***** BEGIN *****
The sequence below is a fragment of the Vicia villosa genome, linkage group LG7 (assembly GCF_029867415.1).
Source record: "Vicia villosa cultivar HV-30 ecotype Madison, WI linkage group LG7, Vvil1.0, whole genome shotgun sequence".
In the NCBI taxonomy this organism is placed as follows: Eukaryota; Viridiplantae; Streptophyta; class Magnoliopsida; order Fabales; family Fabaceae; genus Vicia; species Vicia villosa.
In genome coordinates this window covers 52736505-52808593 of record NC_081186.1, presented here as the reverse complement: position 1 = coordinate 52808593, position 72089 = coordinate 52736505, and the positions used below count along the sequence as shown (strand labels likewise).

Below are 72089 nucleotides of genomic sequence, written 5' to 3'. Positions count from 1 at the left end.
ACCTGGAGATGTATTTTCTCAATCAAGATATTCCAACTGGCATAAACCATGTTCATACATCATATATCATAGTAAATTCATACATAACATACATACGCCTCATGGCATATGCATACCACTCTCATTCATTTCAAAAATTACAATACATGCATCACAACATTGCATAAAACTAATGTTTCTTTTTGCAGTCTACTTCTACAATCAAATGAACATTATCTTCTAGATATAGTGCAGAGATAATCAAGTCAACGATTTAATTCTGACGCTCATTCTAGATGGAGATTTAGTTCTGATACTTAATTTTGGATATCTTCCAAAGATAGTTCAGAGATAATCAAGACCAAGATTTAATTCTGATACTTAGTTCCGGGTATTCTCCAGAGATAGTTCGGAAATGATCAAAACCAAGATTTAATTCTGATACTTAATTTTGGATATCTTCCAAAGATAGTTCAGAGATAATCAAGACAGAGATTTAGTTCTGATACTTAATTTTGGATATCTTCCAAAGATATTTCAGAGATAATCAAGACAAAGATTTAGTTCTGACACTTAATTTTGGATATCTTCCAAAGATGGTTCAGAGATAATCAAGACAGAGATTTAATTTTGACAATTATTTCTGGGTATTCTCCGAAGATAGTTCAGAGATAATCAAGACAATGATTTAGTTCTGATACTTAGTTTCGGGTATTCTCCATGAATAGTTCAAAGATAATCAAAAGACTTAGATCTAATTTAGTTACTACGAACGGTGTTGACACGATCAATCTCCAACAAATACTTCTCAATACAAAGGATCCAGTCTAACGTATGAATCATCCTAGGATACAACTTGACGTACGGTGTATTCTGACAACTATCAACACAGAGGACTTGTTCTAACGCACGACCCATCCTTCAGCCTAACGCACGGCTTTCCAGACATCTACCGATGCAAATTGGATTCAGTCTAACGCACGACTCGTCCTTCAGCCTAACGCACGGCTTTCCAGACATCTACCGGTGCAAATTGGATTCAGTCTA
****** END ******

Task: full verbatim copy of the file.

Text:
The sequence below is a fragment of the Vicia villosa genome, linkage group LG7 (assembly GCF_029867415.1).
Source record: "Vicia villosa cultivar HV-30 ecotype Madison, WI linkage group LG7, Vvil1.0, whole genome shotgun sequence".
In the NCBI taxonomy this organism is placed as follows: Eukaryota; Viridiplantae; Streptophyta; class Magnoliopsida; order Fabales; family Fabaceae; genus Vicia; species Vicia villosa.
In genome coordinates this window covers 52736505-52808593 of record NC_081186.1, presented here as the reverse complement: position 1 = coordinate 52808593, position 72089 = coordinate 52736505, and the positions used below count along the sequence as shown (strand labels likewise).

Below are 72089 nucleotides of genomic sequence, written 5' to 3'. Positions count from 1 at the left end.
ACCTGGAGATGTATTTTCTCAATCAAGATATTCCAACTGGCATAAACCATGTTCATACATCATATATCATAGTAAATTCATACATAACATACATACGCCTCATGGCATATGCATACCACTCTCATTCATTTCAAAAATTACAATACATGCATCACAACATTGCATAAAACTAATGTTTCTTTTTGCAGTCTACTTCTACAATCAAATGAACATTATCTTCTAGATATAGTGCAGAGATAATCAAGTCAACGATTTAATTCTGACGCTCATTCTAGATGGAGATTTAGTTCTGATACTTAATTTTGGATATCTTCCAAAGATAGTTCAGAGATAATCAAGACCAAGATTTAATTCTGATACTTAGTTCCGGGTATTCTCCAGAGATAGTTCGGAAATGATCAAAACCAAGATTTAATTCTGATACTTAATTTTGGATATCTTCCAAAGATAGTTCAGAGATAATCAAGACAGAGATTTAGTTCTGATACTTAATTTTGGATATCTTCCAAAGATATTTCAGAGATAATCAAGACAAAGATTTAGTTCTGACACTTAATTTTGGATATCTTCCAAAGATGGTTCAGAGATAATCAAGACAGAGATTTAATTTTGACAATTATTTCTGGGTATTCTCCGAAGATAGTTCAGAGATAATCAAGACAATGATTTAGTTCTGATACTTAGTTTCGGGTATTCTCCATGAATAGTTCAAAGATAATCAAAAGACTTAGATCTAATTTAGTTACTACGAACGGTGTTGACACGATCAATCTCCAACAAATACTTCTCAATACAAAGGATCCAGTCTAACGTATGAATCATCCTAGGATACAACTTGACGTACGGTGTATTCTGACAACTATCAACACAGAGGACTTGTTCTAACGCACGACCCATCCTTCAGCCTAACGCACGGCTTTCCAGACATCTACCGATGCAAATTGGATTCAGTCTAACGCACGACTCGTCCTTCAGCCTAACGCACGGCTTTCCAGACATCTACCGGTGCAAATTGGATTCAGTCTA